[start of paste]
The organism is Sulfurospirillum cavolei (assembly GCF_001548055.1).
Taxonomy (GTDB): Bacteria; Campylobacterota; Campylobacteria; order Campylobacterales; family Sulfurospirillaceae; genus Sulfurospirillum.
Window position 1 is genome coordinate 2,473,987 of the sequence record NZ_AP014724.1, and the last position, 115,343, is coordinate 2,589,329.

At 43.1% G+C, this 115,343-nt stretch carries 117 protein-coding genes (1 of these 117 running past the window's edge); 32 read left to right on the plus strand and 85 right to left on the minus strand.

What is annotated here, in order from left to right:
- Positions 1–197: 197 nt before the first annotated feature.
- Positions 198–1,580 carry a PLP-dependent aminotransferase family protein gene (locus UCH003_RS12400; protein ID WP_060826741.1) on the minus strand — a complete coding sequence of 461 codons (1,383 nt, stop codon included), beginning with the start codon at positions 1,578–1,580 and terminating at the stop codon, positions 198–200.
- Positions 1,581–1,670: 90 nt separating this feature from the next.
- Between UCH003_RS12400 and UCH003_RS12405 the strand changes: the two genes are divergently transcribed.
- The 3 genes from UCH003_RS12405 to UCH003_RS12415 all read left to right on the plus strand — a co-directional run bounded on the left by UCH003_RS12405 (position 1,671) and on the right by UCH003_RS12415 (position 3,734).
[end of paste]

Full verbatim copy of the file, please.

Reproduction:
The organism is Sulfurospirillum cavolei (assembly GCF_001548055.1).
Taxonomy (GTDB): Bacteria; Campylobacterota; Campylobacteria; order Campylobacterales; family Sulfurospirillaceae; genus Sulfurospirillum.
Window position 1 is genome coordinate 2,473,987 of the sequence record NZ_AP014724.1, and the last position, 115,343, is coordinate 2,589,329.

At 43.1% G+C, this 115,343-nt stretch carries 117 protein-coding genes (1 of these 117 running past the window's edge); 32 read left to right on the plus strand and 85 right to left on the minus strand.

What is annotated here, in order from left to right:
- Positions 1–197: 197 nt before the first annotated feature.
- Positions 198–1,580 carry a PLP-dependent aminotransferase family protein gene (locus UCH003_RS12400; protein ID WP_060826741.1) on the minus strand — a complete coding sequence of 461 codons (1,383 nt, stop codon included), beginning with the start codon at positions 1,578–1,580 and terminating at the stop codon, positions 198–200.
- Positions 1,581–1,670: 90 nt separating this feature from the next.
- Between UCH003_RS12400 and UCH003_RS12405 the strand changes: the two genes are divergently transcribed.
- The 3 genes from UCH003_RS12405 to UCH003_RS12415 all read left to right on the plus strand — a co-directional run bounded on the left by UCH003_RS12405 (position 1,671) and on the right by UCH003_RS12415 (position 3,734).